My Bichon Frise died last year at 14 1/2. I adopted him when he was 7 weeks old. He was a very independent dog. I don’t know whether this was something I taught him or just his personality. From a We love life on both sides of the womb shirt, I trained him and socialized him well. I gave him the full run of the house when he was 2 months old and did very well up until he passed away. Whenever I had to leave (for work, errands, etc), I made sure it was a ‘non-event’ for him so he wouldn’t suffer from separation anxiety. I also left the TV on for him to a cartoon channel. Every time I walked out the door, I calmly said “I love you. I’ll be back. Be a good boy’. The first 2 years of his life, I went home (from work) at lunch time to feed him and take him for a walk. A few times, I walked in with him in front of the TV watching ‘Caillou’. Otherwise, he would sleep by the door leading to the garage, waiting for my return or whichever door I left from.
The best Christmas memories are from church. There was a We love life on both sides of the womb shirtcandlelight service at our church. When I got older, I was allowed to walk down the aisle and stop at every pew, and the first person seated would light their candle from the big one I carried. When all the candles were lit, the lights would go off, and a hush would always fall over the congregation as we all sat in the dark with our lit candles glowing brightly. We sang all the old Christmas hymns, such as Silent Night, O Little Town Of Bethlehem, We Three Kings, and more. I was always mesmerized as the Pastor told the story of Christ’s birth, and usually there was a live nativity made up of real farm animals and little kids playing the parts. There was always a children’s time, when the Pastor called the little children to come and sit up front, near the alter, while he told them a story having to do with the birth of Jesus, and gave each kid a candy cane. Christmas Eve services were so great back then. Now there are no candles, just little battery operated lights, and the service is held at either 3 pm or 6 pm, because families are too busy to stay up so late on Christmas Eve.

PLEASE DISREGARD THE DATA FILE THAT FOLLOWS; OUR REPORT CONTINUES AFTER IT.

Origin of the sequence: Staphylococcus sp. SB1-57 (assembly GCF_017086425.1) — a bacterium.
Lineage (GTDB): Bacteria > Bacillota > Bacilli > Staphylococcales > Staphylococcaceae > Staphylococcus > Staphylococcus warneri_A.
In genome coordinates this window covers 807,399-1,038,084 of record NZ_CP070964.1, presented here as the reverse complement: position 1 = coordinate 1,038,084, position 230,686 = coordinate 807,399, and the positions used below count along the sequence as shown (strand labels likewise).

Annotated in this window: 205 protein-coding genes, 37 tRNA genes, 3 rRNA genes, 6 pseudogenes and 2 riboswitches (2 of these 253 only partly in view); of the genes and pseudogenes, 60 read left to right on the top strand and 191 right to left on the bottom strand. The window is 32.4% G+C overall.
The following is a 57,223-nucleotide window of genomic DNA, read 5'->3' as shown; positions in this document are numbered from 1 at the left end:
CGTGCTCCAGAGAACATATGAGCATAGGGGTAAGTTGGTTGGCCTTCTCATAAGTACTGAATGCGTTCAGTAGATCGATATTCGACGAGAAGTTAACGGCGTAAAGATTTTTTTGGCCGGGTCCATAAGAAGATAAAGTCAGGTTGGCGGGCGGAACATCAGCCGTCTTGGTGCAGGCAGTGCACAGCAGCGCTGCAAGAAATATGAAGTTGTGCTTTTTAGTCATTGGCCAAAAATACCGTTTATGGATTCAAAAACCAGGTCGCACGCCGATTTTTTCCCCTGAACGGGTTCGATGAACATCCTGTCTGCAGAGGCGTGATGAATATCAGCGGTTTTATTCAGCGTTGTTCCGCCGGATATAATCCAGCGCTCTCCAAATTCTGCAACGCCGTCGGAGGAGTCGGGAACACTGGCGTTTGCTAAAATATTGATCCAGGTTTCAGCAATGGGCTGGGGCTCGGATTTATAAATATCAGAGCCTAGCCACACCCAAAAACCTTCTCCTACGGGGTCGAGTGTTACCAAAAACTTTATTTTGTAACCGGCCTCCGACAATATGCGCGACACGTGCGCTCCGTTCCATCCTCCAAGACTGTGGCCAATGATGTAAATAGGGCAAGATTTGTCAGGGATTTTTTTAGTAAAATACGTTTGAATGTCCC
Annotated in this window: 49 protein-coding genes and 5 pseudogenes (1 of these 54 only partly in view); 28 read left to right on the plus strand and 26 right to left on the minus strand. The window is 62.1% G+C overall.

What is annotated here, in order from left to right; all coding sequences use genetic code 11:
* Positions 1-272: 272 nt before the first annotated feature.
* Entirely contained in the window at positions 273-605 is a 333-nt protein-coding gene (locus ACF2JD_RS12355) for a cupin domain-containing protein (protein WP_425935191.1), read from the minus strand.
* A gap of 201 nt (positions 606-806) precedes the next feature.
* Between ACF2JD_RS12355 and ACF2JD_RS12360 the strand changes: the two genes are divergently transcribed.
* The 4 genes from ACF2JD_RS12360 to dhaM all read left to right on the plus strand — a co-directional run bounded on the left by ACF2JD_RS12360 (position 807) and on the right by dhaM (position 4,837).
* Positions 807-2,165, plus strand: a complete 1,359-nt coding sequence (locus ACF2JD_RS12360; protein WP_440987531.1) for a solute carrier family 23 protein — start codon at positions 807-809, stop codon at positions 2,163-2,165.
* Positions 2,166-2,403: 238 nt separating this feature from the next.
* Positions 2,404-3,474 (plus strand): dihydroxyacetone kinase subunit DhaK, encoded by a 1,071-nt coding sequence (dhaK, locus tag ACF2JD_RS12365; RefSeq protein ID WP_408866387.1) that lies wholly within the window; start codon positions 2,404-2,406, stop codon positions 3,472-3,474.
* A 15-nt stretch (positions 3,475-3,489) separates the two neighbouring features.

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When different Western European pagan cultures were evangelized to, the We love life on both sides of the womb shirt (the traditional Catholic order of missionaries) tried to be mindful of not needlessly erasing new disciples’ culture. These disciples only needed to abandon the sinful parts of their culture, to follow Christ. Unfortunately, some of these parts slipped through, effectively syncretizing Catholicism somewhat with these pagan religions—hence, veneration culture; undue fixation on Mary the mother of Jesus; etc. However, the intent at least was always to keep from putting unnecessary burdens on new disciples’ backs. These evangelizers were looking out for those they were taking under their wing. In that sense, these peoples’ cultures were actually preserved: at least far more than they would have been, were their newly Christian-identifying constituents required to make themselves Hebrew and Greco–Roman. So no, these festivals were not “hijacked.” It is merely that masses of people who had once celebrated them decided not to observe them, or their religions comprising them; and decided to celebrate other things, with the guidance and consideration of their disciplers.
The We love life on both sides of the womb shirt mention of December 25 as Jesus’ birthday comes from a mid-fourth-century Roman almanac that lists the death dates of various Christian bishops and martyrs. The first date listed, December 25, is marked: natus Christus in Betleem Judeae: “Christ was born in Bethlehem of Judea.” In about 400 C.E., Augustine of Hippo mentions a local dissident Christian group, the Donatists, who apparently kept Christmas festivals on December 25, but refused to celebrate the Epiphany on January 6, regarding it as an innovation. Since the Donatist group only emerged during the persecution under Diocletian in 312 C.E. and then remained stubbornly attached to the practices of that moment in time, they seem to represent an older North African Christian tradition. In the East, January 6 was at first not associated with the magi alone, but with the Christmas story as a whole.